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Rep. Craddick reviews record career, lays plans for 2017 - Odessa American: News

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Rep. Craddick reviews record career, lays plans for 2017

Craddick advises new Texas House members to learn the rules and get acquainted with members

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Posted: Sunday, March 6, 2016 7:00 am

MIDLAND Standing to be re-elected this fall without opposition, State Rep. Thomas Russell “Tom” Craddick is the longest-serving state legislator in Texas history and is quick to confirm that he is “old school.”

The Midland Republican will reach his 49th anniversary during his next term, and he says most representatives don’t do things the way he does anymore.

Referring to his 2015 authorship of a bill to outlaw texting while driving that failed in the Texas Senate, Craddick said, “When I did the driving bill, they put it on the calendar and said they were ready for the vote, but I said, ‘Wait a minute, I haven’t polled the House.’

“I found out exactly how many votes I was going to have on that bill and how many on the amendments. I did the same thing on the tuition revenue bonds bill to make sure we had the UTPB engineering school in there.”

Craddick also follows the now-uncommon practices of visiting the Texas Senate to seek support, getting to know all the new House members early in each biennial session in Austin and keeping up with the rules. “You need to know the rules,” he said.

“When I was young, you could go to a rules class, and when I was speaker from 2003-09 we’d get the parliamentarian in there and do one. Knowing the rules made the difference for me as speaker.

“I tell new members, ‘Go to the lounge in the morning before the session starts, have a cup of coffee and get to know the other members.’”

Representing Crane, Dawson, Martin and Midland countries in District 82, Craddick chose his own assignments, the State Affairs and Energy Resources committees, after San Antonio Rep. Joe Straus succeeded him as speaker. He is a salesman for Horizon Mud and owns Craddick Properties and Craddick Inc. He and his wife Nadine have two children and three grandchildren. He is 72.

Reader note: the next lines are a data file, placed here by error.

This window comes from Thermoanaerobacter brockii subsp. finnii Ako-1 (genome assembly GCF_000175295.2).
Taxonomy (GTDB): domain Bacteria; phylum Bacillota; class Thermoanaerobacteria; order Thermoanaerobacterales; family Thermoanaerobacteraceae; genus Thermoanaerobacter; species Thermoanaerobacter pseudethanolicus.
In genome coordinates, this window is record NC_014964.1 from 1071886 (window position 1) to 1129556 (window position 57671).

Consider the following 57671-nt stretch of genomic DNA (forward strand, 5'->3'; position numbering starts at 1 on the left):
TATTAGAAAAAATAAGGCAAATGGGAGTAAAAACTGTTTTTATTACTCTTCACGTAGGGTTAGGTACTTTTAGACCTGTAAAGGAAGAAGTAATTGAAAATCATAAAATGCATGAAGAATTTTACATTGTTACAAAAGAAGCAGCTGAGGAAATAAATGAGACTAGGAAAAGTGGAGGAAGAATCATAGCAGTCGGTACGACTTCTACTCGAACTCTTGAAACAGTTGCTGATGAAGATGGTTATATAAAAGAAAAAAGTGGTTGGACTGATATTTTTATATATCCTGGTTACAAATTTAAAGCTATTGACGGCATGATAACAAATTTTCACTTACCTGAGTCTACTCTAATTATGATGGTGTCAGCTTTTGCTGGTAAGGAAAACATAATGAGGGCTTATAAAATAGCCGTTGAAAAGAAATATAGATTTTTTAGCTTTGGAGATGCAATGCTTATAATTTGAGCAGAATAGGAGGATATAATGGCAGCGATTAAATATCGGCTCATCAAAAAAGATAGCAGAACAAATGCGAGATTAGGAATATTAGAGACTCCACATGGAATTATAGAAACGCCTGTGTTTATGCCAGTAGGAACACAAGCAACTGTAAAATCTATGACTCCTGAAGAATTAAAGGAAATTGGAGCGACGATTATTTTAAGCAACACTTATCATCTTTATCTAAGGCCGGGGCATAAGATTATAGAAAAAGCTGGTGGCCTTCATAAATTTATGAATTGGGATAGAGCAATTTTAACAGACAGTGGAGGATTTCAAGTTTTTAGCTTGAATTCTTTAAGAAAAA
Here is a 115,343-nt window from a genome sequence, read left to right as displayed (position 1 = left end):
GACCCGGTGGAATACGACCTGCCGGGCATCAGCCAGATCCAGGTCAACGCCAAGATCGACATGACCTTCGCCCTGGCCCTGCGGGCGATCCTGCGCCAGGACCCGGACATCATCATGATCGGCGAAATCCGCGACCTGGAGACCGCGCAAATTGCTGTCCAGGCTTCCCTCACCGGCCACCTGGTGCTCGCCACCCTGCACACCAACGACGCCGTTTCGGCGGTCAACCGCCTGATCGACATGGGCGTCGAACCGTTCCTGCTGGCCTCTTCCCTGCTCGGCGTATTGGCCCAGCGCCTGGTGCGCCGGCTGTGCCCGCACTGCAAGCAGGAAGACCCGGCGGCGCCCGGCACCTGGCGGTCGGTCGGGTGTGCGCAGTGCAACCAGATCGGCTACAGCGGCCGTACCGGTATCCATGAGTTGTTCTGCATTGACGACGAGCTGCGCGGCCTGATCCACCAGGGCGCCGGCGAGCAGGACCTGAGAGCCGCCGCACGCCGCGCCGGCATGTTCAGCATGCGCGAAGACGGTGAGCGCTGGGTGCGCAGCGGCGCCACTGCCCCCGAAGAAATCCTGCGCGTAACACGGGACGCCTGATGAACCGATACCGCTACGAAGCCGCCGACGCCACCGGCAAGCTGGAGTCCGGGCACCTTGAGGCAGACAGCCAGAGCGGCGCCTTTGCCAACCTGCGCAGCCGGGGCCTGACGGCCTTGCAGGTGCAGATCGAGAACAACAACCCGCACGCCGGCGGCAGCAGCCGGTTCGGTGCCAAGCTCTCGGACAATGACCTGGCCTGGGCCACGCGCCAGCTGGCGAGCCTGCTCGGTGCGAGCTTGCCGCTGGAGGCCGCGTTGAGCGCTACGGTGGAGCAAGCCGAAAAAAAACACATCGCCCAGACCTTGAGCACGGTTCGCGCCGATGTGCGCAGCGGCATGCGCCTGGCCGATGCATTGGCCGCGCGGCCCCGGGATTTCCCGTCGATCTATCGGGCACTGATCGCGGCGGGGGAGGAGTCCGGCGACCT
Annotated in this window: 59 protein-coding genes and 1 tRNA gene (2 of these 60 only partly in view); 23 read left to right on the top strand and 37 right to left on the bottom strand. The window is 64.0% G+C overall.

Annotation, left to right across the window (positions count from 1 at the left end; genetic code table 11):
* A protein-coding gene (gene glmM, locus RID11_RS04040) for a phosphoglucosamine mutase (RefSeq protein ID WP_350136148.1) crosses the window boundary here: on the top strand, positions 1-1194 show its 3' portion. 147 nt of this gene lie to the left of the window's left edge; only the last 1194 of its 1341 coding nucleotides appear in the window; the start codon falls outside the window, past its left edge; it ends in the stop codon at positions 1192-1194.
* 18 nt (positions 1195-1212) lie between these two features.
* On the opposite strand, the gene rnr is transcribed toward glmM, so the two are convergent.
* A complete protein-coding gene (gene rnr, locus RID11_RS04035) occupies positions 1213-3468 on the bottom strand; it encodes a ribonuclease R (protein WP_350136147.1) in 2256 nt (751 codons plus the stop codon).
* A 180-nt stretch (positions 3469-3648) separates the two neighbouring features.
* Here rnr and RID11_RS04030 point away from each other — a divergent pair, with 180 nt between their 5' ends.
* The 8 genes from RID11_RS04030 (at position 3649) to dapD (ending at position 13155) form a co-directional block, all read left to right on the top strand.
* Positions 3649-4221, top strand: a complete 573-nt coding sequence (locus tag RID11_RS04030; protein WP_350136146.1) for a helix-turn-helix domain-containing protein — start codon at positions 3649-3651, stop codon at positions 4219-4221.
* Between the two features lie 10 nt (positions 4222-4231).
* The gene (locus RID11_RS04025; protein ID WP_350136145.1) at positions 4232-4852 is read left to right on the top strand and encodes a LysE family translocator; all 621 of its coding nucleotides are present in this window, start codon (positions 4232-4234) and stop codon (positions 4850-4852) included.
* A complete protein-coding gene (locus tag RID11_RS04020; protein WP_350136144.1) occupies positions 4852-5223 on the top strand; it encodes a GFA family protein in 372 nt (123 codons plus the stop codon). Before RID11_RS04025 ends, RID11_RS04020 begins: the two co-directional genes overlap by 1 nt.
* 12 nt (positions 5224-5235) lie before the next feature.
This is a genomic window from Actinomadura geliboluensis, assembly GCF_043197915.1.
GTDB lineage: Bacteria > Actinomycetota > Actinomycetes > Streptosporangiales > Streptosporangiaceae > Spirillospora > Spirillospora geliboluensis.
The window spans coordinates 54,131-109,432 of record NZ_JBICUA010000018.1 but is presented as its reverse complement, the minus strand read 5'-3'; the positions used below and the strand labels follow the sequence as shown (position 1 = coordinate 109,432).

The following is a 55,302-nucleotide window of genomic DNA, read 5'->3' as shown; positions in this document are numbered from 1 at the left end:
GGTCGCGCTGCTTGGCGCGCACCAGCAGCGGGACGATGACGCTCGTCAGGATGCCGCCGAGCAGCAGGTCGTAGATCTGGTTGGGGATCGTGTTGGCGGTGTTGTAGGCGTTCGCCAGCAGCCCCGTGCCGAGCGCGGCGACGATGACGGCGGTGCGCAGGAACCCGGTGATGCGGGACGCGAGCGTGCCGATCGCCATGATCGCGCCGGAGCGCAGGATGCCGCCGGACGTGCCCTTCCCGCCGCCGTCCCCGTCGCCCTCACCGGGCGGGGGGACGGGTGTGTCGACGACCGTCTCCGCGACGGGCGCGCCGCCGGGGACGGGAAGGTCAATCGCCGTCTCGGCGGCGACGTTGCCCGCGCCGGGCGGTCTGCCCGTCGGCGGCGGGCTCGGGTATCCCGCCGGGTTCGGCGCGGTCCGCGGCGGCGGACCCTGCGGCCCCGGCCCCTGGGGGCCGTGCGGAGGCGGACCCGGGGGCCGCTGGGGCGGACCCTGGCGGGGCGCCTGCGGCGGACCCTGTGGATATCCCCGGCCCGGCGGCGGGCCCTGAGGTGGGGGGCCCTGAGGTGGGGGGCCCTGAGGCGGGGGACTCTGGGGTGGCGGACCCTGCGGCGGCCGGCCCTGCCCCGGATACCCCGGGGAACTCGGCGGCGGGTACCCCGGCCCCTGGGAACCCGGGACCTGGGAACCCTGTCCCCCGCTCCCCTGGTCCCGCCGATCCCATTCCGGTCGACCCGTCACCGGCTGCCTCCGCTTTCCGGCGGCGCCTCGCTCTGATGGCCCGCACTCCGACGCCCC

Asked what qualities a representative should have, Craddick said, “If you’re not straight about a bill and it passes and somebody discovers it, it kills you.

“It’s all about you and the trust of the other members.”

Looking to the 85th Legislature next January, he said school finance and a sunset review of the Texas Railroad Commission, on which his daughter Christi serves, will be big issues while the oil bust crimps highway funding.

He will also continue his efforts of the past number of sessions to put more stringent regulations on payday loan companies. “The payday loan lobby is strong,” Craddick said.

“I have some church organizations with me, and if I ever get it to a vote, I’ll win it. Two years ago, I went to apply for a payday loan to see how it works. I was reading these things on the wall, and a lady walked up and asked, ‘Rep. Craddick, what can I do to help you?’ So that didn’t work very well.”

Projects in which he has played key roles include Highway 191; a Highway 349 connector, the Nadine and Tom Craddick Highway, north of Midland; Wagner Noel Performing Arts Center; the I-20 connections east of Midland; Sibley Nature Center; the CAF Museum; and statewide tort reform, which lowered medical malpractice premiums, capped damages and curtailed frivolous lawsuits.

“We got 26,000 new doctors into the state in the first two years,” he said. “It made a huge difference.”

He pushed congressional redistricting through in three special sessions in 2003 to make Midland-Odessa the center of the new 11th District, wrote the legislation that created Midland College, sponsored the Texas Tech Health Sciences Center’s physicians’ assistants program at the college, cut school taxes by $14 billion and lowered school rates by almost a third.